LaserLasers are shining their light into outer space, and if this tech improvement goes according to plan, it might help NASA and other space agencies explore space and boldly go where no man has ever gone before.

The Light to Improved Docking

In 2014, the European Space Agency (ESA) managed to complete a new docking technique by its fifth and last Automated Transfer Vehicle (ATV), the Georges Lemaître. The ATV captured the International Space Station (ISS) in a new light using a set of experimental lasers and sensors that, if successful, may give rise to the next-generation of automated docking systems.

This advanced technology will be a big step towards making life easy, not just for the space agencies, but for the common folk, as well. For the National Aeronautics Space Administration (NASA) and other related agencies, the development of the new laser and sensors will be crucial for their increasingly-ambitious missions to explore Mars and beyond.

Seeing the First Light

Lasers and sensors for docking are not really new., a supplier of quality marine lasers, explains that laser-guided docking is present in many every day settings. One type of marine helps captains dock their boats properly into tight docks. Another type allows remotely-operated underwater vehicle (ROVs) to get a better look of what’s down deep.

The laser-guided docking system currently in testing use the same principle as the ones used in ROVs, ordinary boats, and docks.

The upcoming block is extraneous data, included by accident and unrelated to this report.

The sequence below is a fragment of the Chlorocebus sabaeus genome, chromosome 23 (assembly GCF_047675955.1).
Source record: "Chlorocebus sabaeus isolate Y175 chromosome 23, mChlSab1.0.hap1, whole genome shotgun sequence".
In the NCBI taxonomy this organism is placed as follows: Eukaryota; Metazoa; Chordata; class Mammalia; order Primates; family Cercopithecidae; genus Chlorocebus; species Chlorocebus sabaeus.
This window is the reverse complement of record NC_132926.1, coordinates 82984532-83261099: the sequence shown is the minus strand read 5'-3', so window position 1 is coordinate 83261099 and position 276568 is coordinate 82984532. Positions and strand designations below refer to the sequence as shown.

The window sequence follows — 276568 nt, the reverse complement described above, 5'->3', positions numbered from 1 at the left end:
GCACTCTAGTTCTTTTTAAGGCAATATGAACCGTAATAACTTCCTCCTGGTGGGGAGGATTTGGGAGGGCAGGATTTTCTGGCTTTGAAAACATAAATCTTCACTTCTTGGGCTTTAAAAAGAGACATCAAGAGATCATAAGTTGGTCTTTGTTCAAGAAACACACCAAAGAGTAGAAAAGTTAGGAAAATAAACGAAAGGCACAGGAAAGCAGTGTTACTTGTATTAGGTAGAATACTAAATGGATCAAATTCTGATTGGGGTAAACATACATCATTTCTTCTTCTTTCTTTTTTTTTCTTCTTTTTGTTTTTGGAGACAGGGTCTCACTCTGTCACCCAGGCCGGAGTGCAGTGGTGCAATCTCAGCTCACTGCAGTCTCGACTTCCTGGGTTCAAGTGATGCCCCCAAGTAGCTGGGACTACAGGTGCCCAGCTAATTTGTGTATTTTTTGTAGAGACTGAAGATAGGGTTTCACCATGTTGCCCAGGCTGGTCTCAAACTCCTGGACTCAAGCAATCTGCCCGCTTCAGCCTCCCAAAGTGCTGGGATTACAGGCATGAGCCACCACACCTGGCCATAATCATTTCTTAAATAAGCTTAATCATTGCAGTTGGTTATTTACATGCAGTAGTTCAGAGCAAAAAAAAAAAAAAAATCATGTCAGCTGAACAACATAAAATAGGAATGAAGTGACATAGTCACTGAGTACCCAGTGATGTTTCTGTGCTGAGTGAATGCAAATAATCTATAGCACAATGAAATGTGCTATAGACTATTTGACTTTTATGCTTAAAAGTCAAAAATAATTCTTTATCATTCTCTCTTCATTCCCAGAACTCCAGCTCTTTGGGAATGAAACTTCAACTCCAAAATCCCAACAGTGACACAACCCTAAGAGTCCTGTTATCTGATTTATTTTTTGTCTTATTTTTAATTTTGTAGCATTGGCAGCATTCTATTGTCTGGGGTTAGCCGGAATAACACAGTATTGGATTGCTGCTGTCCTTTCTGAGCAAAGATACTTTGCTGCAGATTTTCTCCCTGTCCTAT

Replacing the Old Light

Using the new system, the ESA successfully completed five automated dockings, safely affixing the ATV carrying supplies to the ISS. The docking of the Georges Lemaître represents the first field test of a new docking system that could replace the navigation sensors currently used by NASA, ESA, and other agencies.

With the experimental Laser Infrared Imaging Sensors (LIRIS) and a new lidar (sort of a radar that uses light instead of radio waves), the ISS was able to track and guide the ATV into position. The new technology presents a whole new set of possibilities, including tracking capabilities in both sunlight and darkness, as well as long range alignment and target acquisition features.

In time, the experimental laser technology—especially with its capability to dock with inert objects—could help in de-orbiting space junk or even allow spacecraft to dock around a distant planet.